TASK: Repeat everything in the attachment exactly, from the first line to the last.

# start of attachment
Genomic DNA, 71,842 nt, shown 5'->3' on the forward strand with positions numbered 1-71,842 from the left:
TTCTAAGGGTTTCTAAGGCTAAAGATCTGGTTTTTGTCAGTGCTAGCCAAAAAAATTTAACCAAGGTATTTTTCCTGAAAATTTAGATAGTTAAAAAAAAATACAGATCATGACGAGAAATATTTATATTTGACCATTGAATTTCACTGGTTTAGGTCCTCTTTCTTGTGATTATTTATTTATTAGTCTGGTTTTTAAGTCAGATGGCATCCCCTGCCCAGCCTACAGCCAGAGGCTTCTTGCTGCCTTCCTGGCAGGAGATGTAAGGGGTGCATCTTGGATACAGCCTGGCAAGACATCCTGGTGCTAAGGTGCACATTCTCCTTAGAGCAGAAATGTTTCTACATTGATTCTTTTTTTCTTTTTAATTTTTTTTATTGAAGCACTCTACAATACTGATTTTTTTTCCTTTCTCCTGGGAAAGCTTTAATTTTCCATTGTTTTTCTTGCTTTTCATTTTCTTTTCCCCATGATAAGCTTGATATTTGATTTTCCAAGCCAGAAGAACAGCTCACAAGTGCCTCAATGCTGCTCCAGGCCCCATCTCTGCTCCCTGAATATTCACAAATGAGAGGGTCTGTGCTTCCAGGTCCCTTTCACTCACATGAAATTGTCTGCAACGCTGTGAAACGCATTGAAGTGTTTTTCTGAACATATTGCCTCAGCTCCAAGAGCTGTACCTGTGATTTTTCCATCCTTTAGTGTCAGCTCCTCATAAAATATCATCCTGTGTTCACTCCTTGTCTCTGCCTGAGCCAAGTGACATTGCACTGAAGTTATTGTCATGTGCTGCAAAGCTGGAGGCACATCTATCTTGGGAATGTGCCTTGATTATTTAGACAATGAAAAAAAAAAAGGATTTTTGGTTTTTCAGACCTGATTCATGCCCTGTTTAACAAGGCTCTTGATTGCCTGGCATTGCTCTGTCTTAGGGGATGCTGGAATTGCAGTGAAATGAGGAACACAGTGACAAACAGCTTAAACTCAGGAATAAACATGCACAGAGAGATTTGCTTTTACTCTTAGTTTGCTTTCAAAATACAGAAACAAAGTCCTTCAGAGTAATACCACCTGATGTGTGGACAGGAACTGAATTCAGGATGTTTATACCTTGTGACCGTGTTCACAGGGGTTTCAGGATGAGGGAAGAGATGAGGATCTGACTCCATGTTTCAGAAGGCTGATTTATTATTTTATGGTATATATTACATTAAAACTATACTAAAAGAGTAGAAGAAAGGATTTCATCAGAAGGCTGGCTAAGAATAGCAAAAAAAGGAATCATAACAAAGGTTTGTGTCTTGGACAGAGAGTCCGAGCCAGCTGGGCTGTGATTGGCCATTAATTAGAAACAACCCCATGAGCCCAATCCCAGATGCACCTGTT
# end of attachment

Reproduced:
Genomic DNA, 71,842 nt, shown 5'->3' on the forward strand with positions numbered 1-71,842 from the left:
TTCTAAGGGTTTCTAAGGCTAAAGATCTGGTTTTTGTCAGTGCTAGCCAAAAAAATTTAACCAAGGTATTTTTCCTGAAAATTTAGATAGTTAAAAAAAAATACAGATCATGACGAGAAATATTTATATTTGACCATTGAATTTCACTGGTTTAGGTCCTCTTTCTTGTGATTATTTATTTATTAGTCTGGTTTTTAAGTCAGATGGCATCCCCTGCCCAGCCTACAGCCAGAGGCTTCTTGCTGCCTTCCTGGCAGGAGATGTAAGGGGTGCATCTTGGATACAGCCTGGCAAGACATCCTGGTGCTAAGGTGCACATTCTCCTTAGAGCAGAAATGTTTCTACATTGATTCTTTTTTTCTTTTTAATTTTTTTTATTGAAGCACTCTACAATACTGATTTTTTTTCCTTTCTCCTGGGAAAGCTTTAATTTTCCATTGTTTTTCTTGCTTTTCATTTTCTTTTCCCCATGATAAGCTTGATATTTGATTTTCCAAGCCAGAAGAACAGCTCACAAGTGCCTCAATGCTGCTCCAGGCCCCATCTCTGCTCCCTGAATATTCACAAATGAGAGGGTCTGTGCTTCCAGGTCCCTTTCACTCACATGAAATTGTCTGCAACGCTGTGAAACGCATTGAAGTGTTTTTCTGAACATATTGCCTCAGCTCCAAGAGCTGTACCTGTGATTTTTCCATCCTTTAGTGTCAGCTCCTCATAAAATATCATCCTGTGTTCACTCCTTGTCTCTGCCTGAGCCAAGTGACATTGCACTGAAGTTATTGTCATGTGCTGCAAAGCTGGAGGCACATCTATCTTGGGAATGTGCCTTGATTATTTAGACAATGAAAAAAAAAAAGGATTTTTGGTTTTTCAGACCTGATTCATGCCCTGTTTAACAAGGCTCTTGATTGCCTGGCATTGCTCTGTCTTAGGGGATGCTGGAATTGCAGTGAAATGAGGAACACAGTGACAAACAGCTTAAACTCAGGAATAAACATGCACAGAGAGATTTGCTTTTACTCTTAGTTTGCTTTCAAAATACAGAAACAAAGTCCTTCAGAGTAATACCACCTGATGTGTGGACAGGAACTGAATTCAGGATGTTTATACCTTGTGACCGTGTTCACAGGGGTTTCAGGATGAGGGAAGAGATGAGGATCTGACTCCATGTTTCAGAAGGCTGATTTATTATTTTATGGTATATATTACATTAAAACTATACTAAAAGAGTAGAAGAAAGGATTTCATCAGAAGGCTGGCTAAGAATAGCAAAAAAAGGAATCATAACAAAGGTTTGTGTCTTGGACAGAGAGTCCGAGCCAGCTGGGCTGTGATTGGCCATTAATTAGAAACAACCCCATGAGCCCAATCCCAGATGCACCTGTT